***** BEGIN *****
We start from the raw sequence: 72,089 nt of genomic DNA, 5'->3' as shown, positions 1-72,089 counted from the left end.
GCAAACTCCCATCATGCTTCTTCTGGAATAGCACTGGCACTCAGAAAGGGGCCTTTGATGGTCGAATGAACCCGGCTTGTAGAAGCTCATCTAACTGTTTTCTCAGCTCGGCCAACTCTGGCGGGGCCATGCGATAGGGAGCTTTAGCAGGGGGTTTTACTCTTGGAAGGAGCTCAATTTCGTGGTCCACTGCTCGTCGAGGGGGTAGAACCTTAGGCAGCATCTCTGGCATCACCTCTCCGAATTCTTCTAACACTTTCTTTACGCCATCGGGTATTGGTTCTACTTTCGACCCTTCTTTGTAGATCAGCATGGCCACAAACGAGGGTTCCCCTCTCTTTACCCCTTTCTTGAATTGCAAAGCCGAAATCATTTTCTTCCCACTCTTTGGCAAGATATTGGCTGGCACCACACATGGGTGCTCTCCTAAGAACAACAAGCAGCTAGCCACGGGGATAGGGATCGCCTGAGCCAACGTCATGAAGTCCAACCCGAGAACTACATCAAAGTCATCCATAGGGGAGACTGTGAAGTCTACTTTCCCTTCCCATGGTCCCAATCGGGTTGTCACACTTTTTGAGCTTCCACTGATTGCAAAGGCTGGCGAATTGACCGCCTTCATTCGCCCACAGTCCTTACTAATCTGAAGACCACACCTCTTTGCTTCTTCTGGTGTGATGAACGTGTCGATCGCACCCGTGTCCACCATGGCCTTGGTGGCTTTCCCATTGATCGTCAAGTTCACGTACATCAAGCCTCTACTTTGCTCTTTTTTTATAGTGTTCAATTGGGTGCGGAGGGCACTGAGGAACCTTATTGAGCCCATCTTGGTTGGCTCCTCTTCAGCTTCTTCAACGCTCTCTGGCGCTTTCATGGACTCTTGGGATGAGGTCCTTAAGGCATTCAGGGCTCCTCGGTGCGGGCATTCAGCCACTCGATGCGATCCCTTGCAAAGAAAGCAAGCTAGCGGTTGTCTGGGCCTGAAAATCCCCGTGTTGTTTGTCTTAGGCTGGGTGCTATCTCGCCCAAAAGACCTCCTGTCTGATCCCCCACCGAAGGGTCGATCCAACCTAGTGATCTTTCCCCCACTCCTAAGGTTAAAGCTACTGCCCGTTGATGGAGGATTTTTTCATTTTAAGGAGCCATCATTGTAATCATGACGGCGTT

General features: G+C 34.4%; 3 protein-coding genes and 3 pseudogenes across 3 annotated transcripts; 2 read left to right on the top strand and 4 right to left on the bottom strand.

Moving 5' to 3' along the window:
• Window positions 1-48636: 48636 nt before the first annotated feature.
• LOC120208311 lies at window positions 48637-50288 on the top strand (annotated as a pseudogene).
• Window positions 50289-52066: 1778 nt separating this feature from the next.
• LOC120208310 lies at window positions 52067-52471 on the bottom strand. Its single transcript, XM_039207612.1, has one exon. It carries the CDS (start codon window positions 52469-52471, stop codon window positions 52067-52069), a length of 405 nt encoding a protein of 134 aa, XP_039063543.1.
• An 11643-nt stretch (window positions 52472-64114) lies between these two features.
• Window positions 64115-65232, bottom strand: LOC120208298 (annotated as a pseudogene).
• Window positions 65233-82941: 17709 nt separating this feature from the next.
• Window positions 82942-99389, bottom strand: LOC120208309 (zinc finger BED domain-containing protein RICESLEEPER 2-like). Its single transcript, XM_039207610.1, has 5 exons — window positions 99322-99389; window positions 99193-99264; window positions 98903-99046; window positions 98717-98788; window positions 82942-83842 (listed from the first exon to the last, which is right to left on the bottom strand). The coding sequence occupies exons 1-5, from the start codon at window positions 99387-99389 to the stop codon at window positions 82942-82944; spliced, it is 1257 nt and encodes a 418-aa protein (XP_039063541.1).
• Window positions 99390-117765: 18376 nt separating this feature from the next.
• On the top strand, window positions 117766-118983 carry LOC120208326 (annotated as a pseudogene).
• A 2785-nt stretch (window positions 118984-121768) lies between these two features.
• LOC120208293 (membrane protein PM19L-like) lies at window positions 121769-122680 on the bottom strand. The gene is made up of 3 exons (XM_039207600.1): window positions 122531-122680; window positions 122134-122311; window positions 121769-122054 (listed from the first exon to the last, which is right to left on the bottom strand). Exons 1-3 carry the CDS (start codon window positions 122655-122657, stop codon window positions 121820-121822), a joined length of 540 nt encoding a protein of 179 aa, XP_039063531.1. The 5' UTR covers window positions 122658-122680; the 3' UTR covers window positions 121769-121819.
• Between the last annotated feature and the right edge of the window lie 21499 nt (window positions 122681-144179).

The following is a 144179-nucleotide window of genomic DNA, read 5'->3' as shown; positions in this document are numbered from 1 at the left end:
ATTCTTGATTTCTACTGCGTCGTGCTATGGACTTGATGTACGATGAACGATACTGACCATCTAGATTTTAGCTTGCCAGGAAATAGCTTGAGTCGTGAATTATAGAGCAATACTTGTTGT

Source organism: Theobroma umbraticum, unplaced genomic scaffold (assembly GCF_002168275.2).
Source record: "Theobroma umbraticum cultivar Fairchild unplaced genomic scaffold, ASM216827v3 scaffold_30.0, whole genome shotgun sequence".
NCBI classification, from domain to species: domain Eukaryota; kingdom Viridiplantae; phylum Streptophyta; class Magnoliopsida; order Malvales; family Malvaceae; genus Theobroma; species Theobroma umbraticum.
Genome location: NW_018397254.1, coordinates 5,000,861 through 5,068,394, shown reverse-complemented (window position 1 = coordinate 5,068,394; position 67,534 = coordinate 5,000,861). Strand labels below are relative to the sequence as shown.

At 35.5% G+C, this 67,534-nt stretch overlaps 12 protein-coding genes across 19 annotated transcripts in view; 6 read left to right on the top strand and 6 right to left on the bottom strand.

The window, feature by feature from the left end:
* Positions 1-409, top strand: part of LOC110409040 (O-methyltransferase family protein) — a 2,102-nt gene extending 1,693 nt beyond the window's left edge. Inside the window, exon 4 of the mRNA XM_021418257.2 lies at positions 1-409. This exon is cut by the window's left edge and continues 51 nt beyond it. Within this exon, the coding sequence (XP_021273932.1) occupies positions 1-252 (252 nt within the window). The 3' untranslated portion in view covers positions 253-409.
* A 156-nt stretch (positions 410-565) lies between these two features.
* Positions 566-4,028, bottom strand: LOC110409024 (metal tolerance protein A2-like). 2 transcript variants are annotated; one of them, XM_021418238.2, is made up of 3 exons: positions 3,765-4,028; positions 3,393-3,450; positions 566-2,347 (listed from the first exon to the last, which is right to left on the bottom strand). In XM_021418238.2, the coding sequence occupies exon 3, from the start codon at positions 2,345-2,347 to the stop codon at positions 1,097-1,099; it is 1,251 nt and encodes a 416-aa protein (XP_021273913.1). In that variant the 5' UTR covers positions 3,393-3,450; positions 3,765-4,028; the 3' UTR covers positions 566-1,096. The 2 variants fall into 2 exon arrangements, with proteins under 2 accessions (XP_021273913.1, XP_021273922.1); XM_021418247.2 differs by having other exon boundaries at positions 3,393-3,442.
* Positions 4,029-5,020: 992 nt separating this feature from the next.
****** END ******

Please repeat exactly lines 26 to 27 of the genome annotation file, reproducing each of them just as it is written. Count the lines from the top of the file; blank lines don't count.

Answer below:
* Positions 1-409, top strand: part of LOC110409040 (O-methyltransferase family protein) — a 2,102-nt gene extending 1,693 nt beyond the window's left edge. Inside the window, exon 4 of the mRNA XM_021418257.2 lies at positions 1-409. This exon is cut by the window's left edge and continues 51 nt beyond it. Within this exon, the coding sequence (XP_021273932.1) occupies positions 1-252 (252 nt within the window). The 3' untranslated portion in view covers positions 253-409.
* A 156-nt stretch (positions 410-565) lies between these two features.